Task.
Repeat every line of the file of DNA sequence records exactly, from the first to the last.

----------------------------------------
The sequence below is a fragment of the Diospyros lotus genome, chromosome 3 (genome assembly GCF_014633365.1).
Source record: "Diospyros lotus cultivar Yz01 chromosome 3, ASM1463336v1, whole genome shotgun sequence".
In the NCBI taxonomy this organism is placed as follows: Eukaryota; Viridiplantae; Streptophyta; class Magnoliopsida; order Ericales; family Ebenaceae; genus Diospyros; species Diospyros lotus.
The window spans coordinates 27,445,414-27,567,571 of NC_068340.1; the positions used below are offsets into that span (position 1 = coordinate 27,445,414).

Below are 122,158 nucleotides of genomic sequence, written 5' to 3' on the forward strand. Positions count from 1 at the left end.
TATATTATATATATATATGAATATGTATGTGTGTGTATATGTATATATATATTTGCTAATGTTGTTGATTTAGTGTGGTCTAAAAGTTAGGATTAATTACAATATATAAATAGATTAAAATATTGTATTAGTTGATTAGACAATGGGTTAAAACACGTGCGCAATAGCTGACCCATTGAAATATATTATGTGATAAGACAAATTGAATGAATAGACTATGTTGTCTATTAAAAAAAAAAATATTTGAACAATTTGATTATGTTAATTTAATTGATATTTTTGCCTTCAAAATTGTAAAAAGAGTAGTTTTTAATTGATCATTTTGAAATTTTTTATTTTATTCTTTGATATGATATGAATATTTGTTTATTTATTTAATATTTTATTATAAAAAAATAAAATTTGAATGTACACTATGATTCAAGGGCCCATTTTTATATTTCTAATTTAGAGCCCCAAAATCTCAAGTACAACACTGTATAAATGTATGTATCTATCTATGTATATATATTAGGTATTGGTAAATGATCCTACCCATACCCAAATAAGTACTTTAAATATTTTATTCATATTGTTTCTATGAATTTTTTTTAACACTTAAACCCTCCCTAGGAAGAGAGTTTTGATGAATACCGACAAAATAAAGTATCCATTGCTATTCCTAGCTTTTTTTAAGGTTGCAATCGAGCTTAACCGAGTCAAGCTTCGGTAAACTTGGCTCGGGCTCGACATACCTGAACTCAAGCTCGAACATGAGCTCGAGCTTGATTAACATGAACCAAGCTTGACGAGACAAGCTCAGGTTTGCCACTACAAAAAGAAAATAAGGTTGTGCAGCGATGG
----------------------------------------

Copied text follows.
The sequence below is a fragment of the Diospyros lotus genome, chromosome 3 (genome assembly GCF_014633365.1).
Source record: "Diospyros lotus cultivar Yz01 chromosome 3, ASM1463336v1, whole genome shotgun sequence".
In the NCBI taxonomy this organism is placed as follows: Eukaryota; Viridiplantae; Streptophyta; class Magnoliopsida; order Ericales; family Ebenaceae; genus Diospyros; species Diospyros lotus.
The window spans coordinates 27,445,414-27,567,571 of NC_068340.1; the positions used below are offsets into that span (position 1 = coordinate 27,445,414).

Below are 122,158 nucleotides of genomic sequence, written 5' to 3' on the forward strand. Positions count from 1 at the left end.
TATATTATATATATATATGAATATGTATGTGTGTGTATATGTATATATATATTTGCTAATGTTGTTGATTTAGTGTGGTCTAAAAGTTAGGATTAATTACAATATATAAATAGATTAAAATATTGTATTAGTTGATTAGACAATGGGTTAAAACACGTGCGCAATAGCTGACCCATTGAAATATATTATGTGATAAGACAAATTGAATGAATAGACTATGTTGTCTATTAAAAAAAAAAATATTTGAACAATTTGATTATGTTAATTTAATTGATATTTTTGCCTTCAAAATTGTAAAAAGAGTAGTTTTTAATTGATCATTTTGAAATTTTTTATTTTATTCTTTGATATGATATGAATATTTGTTTATTTATTTAATATTTTATTATAAAAAAATAAAATTTGAATGTACACTATGATTCAAGGGCCCATTTTTATATTTCTAATTTAGAGCCCCAAAATCTCAAGTACAACACTGTATAAATGTATGTATCTATCTATGTATATATATTAGGTATTGGTAAATGATCCTACCCATACCCAAATAAGTACTTTAAATATTTTATTCATATTGTTTCTATGAATTTTTTTTAACACTTAAACCCTCCCTAGGAAGAGAGTTTTGATGAATACCGACAAAATAAAGTATCCATTGCTATTCCTAGCTTTTTTTAAGGTTGCAATCGAGCTTAACCGAGTCAAGCTTCGGTAAACTTGGCTCGGGCTCGACATACCTGAACTCAAGCTCGAACATGAGCTCGAGCTTGATTAACATGAACCAAGCTTGACGAGACAAGCTCAGGTTTGCCACTACAAAAAGAAAATAAGGTTGTGCAGCGATGG